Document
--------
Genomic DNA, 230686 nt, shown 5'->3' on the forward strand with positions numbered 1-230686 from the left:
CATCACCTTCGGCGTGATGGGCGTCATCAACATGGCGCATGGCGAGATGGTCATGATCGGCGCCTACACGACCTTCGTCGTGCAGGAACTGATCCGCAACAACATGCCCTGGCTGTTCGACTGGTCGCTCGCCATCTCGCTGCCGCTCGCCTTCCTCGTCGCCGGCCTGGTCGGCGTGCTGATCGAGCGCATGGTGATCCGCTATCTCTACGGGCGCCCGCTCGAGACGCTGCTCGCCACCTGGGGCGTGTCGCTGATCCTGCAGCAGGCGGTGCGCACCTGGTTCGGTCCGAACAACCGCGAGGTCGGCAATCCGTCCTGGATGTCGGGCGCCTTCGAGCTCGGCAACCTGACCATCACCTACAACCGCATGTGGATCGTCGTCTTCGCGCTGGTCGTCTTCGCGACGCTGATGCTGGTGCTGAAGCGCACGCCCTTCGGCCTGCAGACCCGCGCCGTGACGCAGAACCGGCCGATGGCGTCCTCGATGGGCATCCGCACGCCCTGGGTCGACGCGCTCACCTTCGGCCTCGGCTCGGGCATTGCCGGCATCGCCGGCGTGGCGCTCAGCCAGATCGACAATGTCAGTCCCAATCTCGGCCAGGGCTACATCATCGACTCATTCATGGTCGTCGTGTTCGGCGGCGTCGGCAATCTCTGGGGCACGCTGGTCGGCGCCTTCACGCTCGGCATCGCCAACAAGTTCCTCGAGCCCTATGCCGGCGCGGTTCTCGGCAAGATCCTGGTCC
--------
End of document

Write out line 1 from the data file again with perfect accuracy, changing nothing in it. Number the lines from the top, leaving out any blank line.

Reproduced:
Genomic DNA, 230686 nt, shown 5'->3' on the forward strand with positions numbered 1-230686 from the left: